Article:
The last in a series of nighttime photographs from several moons ago. These are the ‘his and hers’ Aston Martin Vantages parked a few doors down from my house. They’re in the garage now, for the season I suspect. Reasons why can be found two paragraphs below.
I have several things on my hot plate these days. Enough that I’ve decided to make a cursory update post today, and an opinion post tomorrow. Why confuse, befuddle and otherwise bore you all at once? If you’re looking for ire or groundbreaking news, today’s not the day, and for that perhaps I sort of apologize. I recently finished processing my Toronto and Niagara photos, and will upload them soon.
7 centimeters (about 3 inches) of snow has fallen on Calgary in the past two days. Not unheard of amounts for this city, but in only the second week of October (and the third week of fall), the weather has been rather alarming. Only because of my wife and I’s recent weekend get-away to the mountains did we have enough sense to put on our winter tires last week, which appears to have been a stroke of genius. See, my “all-seasons” are actually summer tires. Furthermore, they are, according to the service person, down to 3/32 of an inch of tread, thus rendering them ‘racing slicks’ as I call them. I was advised at this time last year to replace them for the following summer season, but neglected to mainly because I was adversed to spending $750 on new tires.
If the summer tires had remained on until today, my wife and I both agree we wouldn’t have gotten out of the alley. The combination of barely freezing temperatures and fresh snow makes for the worst kind of road conditions. It’s not icy per se – the roads are actually pretty good, but they are covered by a thick and impenetrable mess of cookie dough and slurpee. These road conditions are imminently familiar to west coast drivers whose one or two snowfalls each year render their cities unnavigable. We often poke fun when Victoria receives an inch of snowfall – but it is driving on days like today that we should remember in those circumstances. Coastal residents don’t even have winter tires, nor experience driving in the snow, nor city infrastructure to clear the roads (not to mention steeper road and driveway pitches). Despite a fleet of snow plows and sanding trucks, several roads remain impassable today in Calgary – particularly those on hills. Busses are jack-knifing an fender-benders are halting traffic on literally every major artery. Chaos.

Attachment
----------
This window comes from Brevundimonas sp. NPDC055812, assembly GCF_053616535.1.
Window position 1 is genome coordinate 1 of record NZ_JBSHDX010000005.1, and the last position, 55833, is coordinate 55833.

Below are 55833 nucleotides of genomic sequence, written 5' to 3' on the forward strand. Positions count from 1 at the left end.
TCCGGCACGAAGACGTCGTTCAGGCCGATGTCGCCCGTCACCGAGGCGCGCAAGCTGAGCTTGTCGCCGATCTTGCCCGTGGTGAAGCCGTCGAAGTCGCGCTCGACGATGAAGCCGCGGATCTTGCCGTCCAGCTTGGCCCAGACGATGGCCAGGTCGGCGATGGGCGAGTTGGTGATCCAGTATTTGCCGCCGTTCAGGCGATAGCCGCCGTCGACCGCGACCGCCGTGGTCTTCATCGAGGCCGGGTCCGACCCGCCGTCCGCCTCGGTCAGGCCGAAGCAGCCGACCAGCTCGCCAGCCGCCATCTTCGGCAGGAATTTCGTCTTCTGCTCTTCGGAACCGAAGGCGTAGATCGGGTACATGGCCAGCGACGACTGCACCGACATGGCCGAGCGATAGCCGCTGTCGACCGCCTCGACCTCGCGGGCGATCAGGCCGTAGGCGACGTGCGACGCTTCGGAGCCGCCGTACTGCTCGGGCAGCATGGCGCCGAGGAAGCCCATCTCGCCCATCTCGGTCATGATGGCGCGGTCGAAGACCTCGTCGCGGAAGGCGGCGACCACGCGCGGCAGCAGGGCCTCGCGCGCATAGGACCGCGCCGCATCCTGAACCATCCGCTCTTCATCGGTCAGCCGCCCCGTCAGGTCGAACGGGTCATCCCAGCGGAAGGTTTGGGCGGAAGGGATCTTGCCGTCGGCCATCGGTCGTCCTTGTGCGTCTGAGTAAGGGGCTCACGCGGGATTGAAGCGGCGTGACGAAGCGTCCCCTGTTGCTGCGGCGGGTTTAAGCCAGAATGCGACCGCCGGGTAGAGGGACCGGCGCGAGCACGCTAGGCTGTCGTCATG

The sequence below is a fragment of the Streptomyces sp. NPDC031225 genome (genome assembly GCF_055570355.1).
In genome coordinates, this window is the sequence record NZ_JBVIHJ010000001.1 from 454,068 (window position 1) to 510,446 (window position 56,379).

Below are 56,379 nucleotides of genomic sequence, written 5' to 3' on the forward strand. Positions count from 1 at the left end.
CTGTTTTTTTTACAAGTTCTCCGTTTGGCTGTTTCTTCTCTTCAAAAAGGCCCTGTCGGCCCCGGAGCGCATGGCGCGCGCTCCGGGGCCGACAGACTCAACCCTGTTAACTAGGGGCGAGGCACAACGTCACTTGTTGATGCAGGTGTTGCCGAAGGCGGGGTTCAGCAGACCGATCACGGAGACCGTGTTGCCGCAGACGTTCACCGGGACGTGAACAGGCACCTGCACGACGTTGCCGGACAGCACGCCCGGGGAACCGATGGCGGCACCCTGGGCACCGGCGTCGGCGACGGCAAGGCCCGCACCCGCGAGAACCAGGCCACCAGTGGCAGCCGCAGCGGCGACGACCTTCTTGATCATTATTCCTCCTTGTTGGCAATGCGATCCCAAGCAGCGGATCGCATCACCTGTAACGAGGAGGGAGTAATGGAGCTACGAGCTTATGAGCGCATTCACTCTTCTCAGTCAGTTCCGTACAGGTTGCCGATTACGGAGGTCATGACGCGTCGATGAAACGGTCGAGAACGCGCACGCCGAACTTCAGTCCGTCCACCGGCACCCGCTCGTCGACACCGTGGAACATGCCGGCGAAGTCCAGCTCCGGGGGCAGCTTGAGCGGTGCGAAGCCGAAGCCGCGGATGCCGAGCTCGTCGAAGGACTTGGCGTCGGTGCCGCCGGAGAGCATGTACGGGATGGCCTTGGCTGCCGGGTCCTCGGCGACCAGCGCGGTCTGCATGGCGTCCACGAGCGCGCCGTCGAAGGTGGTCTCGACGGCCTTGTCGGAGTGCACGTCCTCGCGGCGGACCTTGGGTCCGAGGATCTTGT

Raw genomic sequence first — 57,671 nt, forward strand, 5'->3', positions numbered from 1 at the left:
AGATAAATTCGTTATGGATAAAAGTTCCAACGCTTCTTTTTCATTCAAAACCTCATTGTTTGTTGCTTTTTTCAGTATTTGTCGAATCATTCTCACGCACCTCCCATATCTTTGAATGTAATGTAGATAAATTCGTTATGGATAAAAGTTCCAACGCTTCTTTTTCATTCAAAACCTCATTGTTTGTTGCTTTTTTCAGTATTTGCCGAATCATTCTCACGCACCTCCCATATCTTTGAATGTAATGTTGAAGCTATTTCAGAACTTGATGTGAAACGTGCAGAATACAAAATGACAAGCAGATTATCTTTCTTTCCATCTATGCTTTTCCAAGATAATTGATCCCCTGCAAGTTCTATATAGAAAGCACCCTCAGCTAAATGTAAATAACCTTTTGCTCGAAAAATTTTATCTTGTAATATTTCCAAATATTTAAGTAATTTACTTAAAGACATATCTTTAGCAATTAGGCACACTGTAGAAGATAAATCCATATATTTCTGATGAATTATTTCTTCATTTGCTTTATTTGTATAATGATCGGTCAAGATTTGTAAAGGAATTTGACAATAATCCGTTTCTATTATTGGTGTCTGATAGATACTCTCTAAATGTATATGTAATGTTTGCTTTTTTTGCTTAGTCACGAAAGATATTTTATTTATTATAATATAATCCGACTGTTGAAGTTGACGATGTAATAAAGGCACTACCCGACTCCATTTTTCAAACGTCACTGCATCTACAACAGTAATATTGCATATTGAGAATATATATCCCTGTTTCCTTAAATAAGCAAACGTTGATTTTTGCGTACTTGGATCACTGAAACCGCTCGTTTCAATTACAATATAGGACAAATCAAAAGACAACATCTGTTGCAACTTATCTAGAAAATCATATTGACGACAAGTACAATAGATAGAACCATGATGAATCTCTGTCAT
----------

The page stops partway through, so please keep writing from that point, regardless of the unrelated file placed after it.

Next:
But things look like they’re about to turn around in spectacular Calgary fashion – a high of +21C is forecasted for Saturday. Whut?!
So yes, my wife and I spent a couple of days at the Chateau Lake Louise this past weekend. The Chateau and Lake Louise itself are an iconic retreat in Banff National Park, near the Alberta/BC border. The lake contributes to the Bow River, which provides nearly all of Calgary’s potable water. The source of the lake is the Victoria glacier, whose face is the view for the lucky guests of the Chateau. I’ll get more into the history and geography of the place once I have my pictures up, which ought to be in the next week or so. We spent our three days generally relaxing, doing some life strategy planning (as we did at the same venue last December) and some hiking. I was fortunate enough to slip on some ice and fall during our hike. Ever concerned about my camera, I ensured it fell on top of me (not the other way around) and thus I punctured and sliced my elbow in three places. A series of band-aids were replaced by a thick slab of gauze yesterday, and things seem to be healing at an acceptable rate.
We’re excited about Moby‘s tour stop in Calgary next week! He’s here to play a relatively intimate crowd of around 1,000 at the University of Calgary‘s MacEwan Hall. Having spent the summer headlining at music festivals for crowds of up to 60,000, I’m sure the Calgary audience will appear somewhat more sublime. Regardless, as I’ve said before, he’s one of the few remaining acts I must see live before I (or they) die, so needless to say, I am looking forward to it.
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